Ah, unfathomable past,
where have you hidden my brothers?
I imagine waking as one of them
in Babel, in Uqbar, in Macondo,
waking in a panic at the void ahead—
waking without the true language
to be spoken by our daughters.
As I pass a mirror
I hear a brother call my name—
my name a synonym for his—
and I call back to the glass
only for it to be a prayer unto myself.
I am somewhat just an innuendo without
a metaphor for myself.
I’ve acquired plenty of metaphors for other things.
(Time a redwood,
war a mandala,
a child Jehovah.)
But is there a body referring to my body?
If not, there is hope
that I am not two men, one dreaming the other;
and if I discover a complementarity
what word can merge these men into one?
Brothers, where did you search
to find your noms de plume?
A river poet answers, “the mist.”
A mountain poet answers, “the pines.”
The great poet closes his mouth and smiles.
I consult the encyclopedia for my name,
and as I skim I realize
I am no longer seeing words but etyms—
great ideas reduced by entropy—
and that I’m not a reader
lost in an infinite library,
but one of its innumerable phonemes.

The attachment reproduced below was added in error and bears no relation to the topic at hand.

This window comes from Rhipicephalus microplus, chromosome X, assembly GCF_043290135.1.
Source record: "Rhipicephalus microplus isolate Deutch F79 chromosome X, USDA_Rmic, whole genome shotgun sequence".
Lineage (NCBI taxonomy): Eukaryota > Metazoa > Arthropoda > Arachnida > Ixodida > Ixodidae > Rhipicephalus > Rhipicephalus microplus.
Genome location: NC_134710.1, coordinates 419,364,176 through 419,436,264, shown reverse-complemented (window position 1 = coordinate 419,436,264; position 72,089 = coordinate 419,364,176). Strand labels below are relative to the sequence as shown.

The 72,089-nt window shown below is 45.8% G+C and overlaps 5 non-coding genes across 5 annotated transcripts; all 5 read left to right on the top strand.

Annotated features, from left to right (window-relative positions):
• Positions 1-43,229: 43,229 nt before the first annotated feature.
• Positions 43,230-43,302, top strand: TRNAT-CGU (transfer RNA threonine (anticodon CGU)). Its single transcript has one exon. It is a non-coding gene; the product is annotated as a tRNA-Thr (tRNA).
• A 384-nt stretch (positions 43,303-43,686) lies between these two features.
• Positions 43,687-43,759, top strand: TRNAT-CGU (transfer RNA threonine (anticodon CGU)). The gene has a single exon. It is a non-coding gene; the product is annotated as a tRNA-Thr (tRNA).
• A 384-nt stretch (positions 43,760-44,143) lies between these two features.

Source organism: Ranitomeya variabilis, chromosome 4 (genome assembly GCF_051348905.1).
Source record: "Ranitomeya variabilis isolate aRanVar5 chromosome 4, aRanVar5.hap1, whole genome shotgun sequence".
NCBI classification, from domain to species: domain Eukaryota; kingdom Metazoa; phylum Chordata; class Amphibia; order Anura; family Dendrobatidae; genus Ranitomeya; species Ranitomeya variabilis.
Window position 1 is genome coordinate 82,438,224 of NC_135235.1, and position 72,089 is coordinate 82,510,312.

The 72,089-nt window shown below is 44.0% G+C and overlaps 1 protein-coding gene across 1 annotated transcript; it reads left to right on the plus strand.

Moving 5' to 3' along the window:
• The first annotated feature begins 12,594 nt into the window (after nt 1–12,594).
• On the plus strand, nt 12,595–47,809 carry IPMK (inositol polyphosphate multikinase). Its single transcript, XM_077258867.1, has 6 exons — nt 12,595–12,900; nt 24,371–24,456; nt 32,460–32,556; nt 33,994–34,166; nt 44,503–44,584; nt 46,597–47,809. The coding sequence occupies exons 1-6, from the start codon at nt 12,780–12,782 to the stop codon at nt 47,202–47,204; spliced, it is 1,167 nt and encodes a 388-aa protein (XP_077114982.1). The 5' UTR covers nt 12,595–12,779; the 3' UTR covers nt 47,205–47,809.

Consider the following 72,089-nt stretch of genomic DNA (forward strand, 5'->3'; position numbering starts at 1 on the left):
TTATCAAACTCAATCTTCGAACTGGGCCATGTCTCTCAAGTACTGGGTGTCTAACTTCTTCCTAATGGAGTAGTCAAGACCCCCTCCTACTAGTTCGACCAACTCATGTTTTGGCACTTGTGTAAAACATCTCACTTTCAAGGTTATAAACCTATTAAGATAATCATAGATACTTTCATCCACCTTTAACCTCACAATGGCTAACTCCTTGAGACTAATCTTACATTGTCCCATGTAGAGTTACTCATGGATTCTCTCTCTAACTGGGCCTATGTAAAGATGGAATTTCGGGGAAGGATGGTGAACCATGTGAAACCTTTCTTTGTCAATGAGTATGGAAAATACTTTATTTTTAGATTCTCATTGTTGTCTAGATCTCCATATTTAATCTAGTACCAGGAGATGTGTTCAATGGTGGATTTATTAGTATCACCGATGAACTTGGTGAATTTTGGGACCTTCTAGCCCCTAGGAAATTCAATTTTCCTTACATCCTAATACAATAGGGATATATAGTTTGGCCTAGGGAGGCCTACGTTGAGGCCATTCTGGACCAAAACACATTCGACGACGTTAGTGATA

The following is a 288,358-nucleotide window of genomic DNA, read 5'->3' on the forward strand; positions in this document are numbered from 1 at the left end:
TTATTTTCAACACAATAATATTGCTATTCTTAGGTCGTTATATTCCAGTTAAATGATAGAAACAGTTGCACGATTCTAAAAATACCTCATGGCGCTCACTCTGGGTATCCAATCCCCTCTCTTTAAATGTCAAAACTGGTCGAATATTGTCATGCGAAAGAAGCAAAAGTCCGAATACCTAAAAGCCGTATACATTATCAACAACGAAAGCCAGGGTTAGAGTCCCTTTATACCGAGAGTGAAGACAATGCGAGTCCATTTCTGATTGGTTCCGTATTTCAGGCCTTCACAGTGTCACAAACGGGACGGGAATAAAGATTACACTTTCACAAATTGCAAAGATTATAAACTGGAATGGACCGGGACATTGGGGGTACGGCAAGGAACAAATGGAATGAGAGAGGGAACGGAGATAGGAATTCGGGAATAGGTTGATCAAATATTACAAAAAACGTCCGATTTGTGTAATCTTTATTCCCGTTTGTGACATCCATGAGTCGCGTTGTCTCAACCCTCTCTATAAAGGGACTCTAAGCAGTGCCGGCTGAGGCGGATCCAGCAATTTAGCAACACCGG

the first vowel
of my lost name
sits on a leaf
A girl making
a cigar licks
this precious leaf,
and the vowel
yearns to ignite
upon her lips—
she cannot help
but speak my name.
The foreman comes
her without cause.
This is the story of my mother—told simply.
As for my father, that is well-written
in tapestries of spoils and war.
You can corrupt yourself
in the labyrinth of footnotes and appendices,
but he is as simple as a word: blood.
how did you hide the weapon for so long?
Did you know that when it strikes
men become unknown like me?
And now I’m starting to believe
this dark matter of yours is simply
the void coagulating with perdite souls—
and will this be your opus?
I’m embarrassed to admit
I cried at my infinitesimal part.
I will be feeble soon,
barely apt or breathing
during afternoon naps;
and then I will truly be unsung
like you, my indecisive friend.